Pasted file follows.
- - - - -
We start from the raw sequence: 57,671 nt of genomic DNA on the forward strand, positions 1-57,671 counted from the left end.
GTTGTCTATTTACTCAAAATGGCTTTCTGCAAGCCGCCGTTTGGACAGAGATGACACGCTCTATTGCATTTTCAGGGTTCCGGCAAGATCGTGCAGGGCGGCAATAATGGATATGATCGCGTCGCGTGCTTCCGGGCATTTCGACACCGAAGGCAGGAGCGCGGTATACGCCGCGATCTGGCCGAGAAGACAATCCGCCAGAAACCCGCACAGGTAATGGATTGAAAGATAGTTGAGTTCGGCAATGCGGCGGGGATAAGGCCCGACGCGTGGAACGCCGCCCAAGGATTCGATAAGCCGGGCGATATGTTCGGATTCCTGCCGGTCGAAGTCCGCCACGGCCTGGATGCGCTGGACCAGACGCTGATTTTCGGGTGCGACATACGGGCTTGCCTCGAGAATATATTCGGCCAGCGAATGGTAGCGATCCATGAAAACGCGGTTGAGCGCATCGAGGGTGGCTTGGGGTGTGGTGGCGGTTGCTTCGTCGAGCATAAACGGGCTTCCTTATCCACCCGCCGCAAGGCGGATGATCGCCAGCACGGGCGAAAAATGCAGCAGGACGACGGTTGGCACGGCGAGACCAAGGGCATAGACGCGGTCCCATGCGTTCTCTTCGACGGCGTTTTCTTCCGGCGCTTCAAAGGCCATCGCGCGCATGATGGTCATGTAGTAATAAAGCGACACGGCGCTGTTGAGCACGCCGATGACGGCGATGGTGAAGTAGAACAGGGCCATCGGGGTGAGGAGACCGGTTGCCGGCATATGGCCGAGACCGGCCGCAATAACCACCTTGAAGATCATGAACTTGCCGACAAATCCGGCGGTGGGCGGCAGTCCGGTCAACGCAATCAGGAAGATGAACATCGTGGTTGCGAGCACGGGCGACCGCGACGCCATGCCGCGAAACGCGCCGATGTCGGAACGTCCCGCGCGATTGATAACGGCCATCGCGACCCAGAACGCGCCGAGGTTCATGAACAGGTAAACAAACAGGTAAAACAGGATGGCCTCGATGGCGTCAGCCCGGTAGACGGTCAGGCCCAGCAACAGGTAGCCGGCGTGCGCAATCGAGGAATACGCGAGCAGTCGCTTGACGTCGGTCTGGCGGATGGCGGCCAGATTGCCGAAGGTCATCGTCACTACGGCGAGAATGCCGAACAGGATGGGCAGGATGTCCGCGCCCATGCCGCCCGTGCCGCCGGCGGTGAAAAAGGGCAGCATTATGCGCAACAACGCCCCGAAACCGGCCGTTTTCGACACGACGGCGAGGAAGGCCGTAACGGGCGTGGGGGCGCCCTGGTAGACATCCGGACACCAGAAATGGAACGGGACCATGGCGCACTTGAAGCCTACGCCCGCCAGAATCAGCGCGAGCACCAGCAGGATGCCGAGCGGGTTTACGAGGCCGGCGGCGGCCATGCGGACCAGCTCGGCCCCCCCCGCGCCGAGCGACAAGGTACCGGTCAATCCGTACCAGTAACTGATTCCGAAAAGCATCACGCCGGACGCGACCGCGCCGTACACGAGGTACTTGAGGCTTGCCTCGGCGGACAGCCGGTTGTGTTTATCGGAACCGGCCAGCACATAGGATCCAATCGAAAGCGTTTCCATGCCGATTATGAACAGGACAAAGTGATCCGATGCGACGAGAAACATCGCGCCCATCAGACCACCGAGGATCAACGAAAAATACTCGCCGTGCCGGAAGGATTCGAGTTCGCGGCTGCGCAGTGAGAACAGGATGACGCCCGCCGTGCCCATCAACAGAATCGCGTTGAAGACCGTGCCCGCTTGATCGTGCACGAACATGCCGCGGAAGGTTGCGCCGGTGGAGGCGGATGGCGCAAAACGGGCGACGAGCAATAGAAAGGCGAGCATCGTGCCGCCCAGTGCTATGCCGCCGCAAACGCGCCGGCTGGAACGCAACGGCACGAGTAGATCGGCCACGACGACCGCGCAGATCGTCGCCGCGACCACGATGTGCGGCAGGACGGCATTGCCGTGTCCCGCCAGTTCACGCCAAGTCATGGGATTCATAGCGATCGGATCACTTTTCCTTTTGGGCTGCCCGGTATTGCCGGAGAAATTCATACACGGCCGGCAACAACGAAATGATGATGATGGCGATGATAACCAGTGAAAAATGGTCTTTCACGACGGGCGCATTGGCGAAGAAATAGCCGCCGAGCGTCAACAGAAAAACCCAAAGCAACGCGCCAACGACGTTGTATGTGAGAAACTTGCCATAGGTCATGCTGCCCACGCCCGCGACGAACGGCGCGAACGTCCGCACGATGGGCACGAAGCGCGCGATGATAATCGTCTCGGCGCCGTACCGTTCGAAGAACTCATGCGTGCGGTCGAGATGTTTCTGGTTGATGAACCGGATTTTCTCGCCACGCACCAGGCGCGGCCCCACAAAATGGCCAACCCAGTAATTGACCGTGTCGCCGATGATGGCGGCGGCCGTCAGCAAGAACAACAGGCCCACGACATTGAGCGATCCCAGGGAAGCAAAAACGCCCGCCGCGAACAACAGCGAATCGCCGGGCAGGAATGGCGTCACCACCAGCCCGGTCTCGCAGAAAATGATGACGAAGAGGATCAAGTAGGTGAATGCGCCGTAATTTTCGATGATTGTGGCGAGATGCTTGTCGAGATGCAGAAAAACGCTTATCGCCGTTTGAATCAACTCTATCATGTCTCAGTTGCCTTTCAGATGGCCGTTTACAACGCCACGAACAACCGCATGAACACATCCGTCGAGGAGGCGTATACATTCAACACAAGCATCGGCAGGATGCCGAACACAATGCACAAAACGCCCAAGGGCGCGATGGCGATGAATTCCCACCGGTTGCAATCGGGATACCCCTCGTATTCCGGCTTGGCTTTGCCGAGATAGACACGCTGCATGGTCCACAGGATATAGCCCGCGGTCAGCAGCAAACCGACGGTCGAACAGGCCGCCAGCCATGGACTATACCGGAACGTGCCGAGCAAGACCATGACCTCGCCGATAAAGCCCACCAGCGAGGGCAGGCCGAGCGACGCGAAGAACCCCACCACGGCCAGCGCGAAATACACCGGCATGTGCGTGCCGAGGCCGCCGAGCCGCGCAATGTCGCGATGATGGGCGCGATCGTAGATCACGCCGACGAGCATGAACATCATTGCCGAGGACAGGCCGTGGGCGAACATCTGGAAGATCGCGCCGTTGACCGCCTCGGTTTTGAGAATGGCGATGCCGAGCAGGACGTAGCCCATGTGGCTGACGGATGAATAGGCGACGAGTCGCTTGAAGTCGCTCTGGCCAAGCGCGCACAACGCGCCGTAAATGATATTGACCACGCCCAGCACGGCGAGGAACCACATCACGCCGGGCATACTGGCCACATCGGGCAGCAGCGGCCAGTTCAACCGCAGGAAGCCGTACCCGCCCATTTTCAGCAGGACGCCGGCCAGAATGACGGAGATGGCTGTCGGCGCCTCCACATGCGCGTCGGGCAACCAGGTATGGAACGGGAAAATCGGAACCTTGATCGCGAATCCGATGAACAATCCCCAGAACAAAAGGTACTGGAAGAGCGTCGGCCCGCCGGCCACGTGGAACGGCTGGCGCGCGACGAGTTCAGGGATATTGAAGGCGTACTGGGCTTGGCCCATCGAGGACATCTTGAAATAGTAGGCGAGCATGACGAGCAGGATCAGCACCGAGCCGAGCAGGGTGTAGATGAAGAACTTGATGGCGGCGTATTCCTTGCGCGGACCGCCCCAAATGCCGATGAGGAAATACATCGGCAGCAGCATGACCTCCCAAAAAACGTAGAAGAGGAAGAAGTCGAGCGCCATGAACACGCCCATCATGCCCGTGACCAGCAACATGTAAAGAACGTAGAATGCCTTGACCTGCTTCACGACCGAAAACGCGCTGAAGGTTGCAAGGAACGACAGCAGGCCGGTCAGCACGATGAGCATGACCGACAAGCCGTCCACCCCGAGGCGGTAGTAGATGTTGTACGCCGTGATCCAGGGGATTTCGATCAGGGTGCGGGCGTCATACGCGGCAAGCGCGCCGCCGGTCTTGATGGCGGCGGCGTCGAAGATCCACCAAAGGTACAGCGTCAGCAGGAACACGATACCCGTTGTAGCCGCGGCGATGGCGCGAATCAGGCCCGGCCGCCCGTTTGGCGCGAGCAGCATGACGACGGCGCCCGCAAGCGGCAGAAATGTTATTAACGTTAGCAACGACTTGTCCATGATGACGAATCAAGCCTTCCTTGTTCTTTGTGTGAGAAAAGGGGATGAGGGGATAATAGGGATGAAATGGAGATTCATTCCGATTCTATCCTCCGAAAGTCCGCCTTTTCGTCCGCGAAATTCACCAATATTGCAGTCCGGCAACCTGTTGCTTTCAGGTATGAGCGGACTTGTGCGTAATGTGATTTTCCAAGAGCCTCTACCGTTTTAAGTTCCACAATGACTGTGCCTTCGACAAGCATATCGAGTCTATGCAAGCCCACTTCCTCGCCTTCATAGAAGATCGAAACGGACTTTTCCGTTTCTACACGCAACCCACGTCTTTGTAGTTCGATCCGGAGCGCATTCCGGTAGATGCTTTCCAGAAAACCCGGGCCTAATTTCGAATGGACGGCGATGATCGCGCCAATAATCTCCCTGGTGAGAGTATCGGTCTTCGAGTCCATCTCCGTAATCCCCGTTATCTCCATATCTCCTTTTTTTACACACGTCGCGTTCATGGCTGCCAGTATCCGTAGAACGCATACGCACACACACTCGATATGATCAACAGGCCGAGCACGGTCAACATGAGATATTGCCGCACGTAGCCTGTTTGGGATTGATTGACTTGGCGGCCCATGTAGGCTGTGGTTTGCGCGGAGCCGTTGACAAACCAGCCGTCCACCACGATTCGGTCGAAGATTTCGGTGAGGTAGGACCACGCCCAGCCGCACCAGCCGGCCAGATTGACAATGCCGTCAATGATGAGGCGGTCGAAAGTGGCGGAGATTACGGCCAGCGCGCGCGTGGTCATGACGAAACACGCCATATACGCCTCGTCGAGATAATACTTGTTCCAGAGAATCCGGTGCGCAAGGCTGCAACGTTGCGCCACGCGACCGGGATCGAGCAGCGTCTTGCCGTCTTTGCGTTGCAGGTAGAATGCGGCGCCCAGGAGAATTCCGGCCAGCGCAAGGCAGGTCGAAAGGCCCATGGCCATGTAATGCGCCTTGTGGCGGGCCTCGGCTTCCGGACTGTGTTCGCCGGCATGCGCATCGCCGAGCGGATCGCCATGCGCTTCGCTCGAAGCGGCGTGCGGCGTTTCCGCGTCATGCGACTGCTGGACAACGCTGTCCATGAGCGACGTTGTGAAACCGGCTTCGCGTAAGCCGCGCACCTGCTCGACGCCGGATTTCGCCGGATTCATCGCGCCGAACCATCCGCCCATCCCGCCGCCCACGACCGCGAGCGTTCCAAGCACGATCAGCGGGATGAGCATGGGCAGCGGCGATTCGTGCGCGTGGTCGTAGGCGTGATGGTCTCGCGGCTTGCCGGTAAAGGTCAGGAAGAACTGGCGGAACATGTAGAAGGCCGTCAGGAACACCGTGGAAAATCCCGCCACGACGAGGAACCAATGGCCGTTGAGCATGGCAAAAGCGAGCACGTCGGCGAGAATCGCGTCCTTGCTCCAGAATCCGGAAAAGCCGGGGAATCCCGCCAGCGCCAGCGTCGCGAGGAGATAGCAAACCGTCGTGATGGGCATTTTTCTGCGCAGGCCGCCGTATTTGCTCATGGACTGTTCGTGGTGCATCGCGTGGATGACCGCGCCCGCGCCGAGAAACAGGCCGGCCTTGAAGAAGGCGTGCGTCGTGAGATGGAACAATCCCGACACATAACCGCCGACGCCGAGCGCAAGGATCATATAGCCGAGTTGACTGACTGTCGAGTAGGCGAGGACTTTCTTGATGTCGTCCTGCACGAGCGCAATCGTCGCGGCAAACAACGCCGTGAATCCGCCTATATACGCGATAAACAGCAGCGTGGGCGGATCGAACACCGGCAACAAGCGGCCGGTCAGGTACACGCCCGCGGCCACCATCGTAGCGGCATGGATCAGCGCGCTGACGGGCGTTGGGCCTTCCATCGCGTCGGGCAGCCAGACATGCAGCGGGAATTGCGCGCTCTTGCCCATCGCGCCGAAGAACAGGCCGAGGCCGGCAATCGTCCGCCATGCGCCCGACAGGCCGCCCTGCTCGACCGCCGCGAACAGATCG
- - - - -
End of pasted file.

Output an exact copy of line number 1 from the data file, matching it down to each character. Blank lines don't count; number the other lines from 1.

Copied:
We start from the raw sequence: 57,671 nt of genomic DNA on the forward strand, positions 1-57,671 counted from the left end.